Egypt: U.S. Aided Mohamed Morsi’s Rise to Power

John Price (Ambassador to Mauritius, Seychelles and Comoros, 2002-2005)

Cross-posted from the January 17, 2013 blog post by Ambassador John Price.

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“Morsi has usurped all state powers and appointed himself Egypt’s new pharaoh, a major blow to the revolution that could have dire consequences” (Mohammed El Baradei).

The Obama Administration supported the Arab Spring uprisings, which led to regime change in Tunisia, Egypt and Libya. In Tunisia Zine El Abidine Ben Ali was deposed and found a new home in Saudi Arabia. In Egypt Hosni Mubarak was deposed and imprisoned. In Libya Islamists hunted down and killed Muammar Gaddafi. However in the aftermath of the regime changes, neither of the countries has seen stability or a better quality of life for their people.

What is certain, the U.S. lost a diplomat and three other Americans in the U.S. consulate attack in Benghazi on September 11, 2012. In a PBS interview on January 8, 2013, Nancy Youssef of McClatchy Newspapers stated there were over seventy Islamists involved in the attack, including Islamists from Libya, Tunisia, Egypt, and Turkey, and Jordan. Only one perpetrator, Ali Harzi a Tunisian, was apprehended and released last week by the Tunisian authorities for lack of evidence. She noted “The authorities said that they had strong suspicions that he was involved in the attack”, but the FBI and Libyan authorities were not allowed to question Harzi. An interrogation might have led to valuable information and possible arrests of more Islamists.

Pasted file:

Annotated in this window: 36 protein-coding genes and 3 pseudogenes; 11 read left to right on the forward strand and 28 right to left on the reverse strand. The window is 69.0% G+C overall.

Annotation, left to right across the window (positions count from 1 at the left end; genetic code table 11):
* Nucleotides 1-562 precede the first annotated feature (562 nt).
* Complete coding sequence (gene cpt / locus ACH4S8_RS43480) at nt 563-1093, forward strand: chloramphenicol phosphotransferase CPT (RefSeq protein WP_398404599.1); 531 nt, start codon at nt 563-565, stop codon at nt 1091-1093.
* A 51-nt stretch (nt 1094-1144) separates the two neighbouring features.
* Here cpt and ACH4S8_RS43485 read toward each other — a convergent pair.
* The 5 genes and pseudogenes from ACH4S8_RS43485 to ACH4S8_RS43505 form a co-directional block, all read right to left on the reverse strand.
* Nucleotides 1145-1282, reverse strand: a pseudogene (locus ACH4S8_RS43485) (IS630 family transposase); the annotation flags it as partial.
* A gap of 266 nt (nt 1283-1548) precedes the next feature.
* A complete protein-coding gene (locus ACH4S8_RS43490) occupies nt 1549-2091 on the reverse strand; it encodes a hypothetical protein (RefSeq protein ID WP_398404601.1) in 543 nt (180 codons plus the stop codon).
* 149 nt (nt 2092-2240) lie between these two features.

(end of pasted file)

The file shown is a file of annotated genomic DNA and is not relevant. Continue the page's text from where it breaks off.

The deposed dictators had their detractors, but there was also a more peaceful and secure environment affecting daily life, I was told. The uprisings were spurred on by unemployment, food shortages, and human rights abuses, which the U.S. saw as an opportunity for regime change, to introduce democratic institutions.

Ousting Hosni Mubarak, our U.S. ally for over thirty years, did not bring democracy to Egypt. Mohamed Morsi, a conservative Islamist, wants to take the country in a narrow religious direction, where rule under Islamic law is eminent. In an Islamic state the people will suffer more than before with social injustices, and poverty conditions spiraling out of control. The suppression of the press and limited freedom of speech has only added to the image of a police state.

The State Department recently defended the regime change stating, “It was the process that matters, not the ideologies of those taking part,” noting that “Along the way we trained and gave guidance to the Muslim Brotherhood and other fundamentalist candidates in the electioneering process.”

The election of Mohamed Morsi was a major accomplishment for the Muslim Brotherhood that had been trying to gain power since 1928. The freedom seeking revolutionaries had chanted ‘change’, which the U.S. interpreted as our form democracy. In reality the ultraconservative Salafis and Islamists, participating in the uprising, only wanted freedom to politicize their narrow theology and take control of Egypt. The orthodox tenets of Islam that they espouse are alien to the tenets of democracy.

The Obama Administration embarked on regime change without an endgame plan. Electing Morsi was a win for the Islamist movement, but a loss to the liberals and secularists who wanted to establish democratic institutions.  Morsi wanted absolute control, and is pushing to create an Islamic state ruled under Islamic law.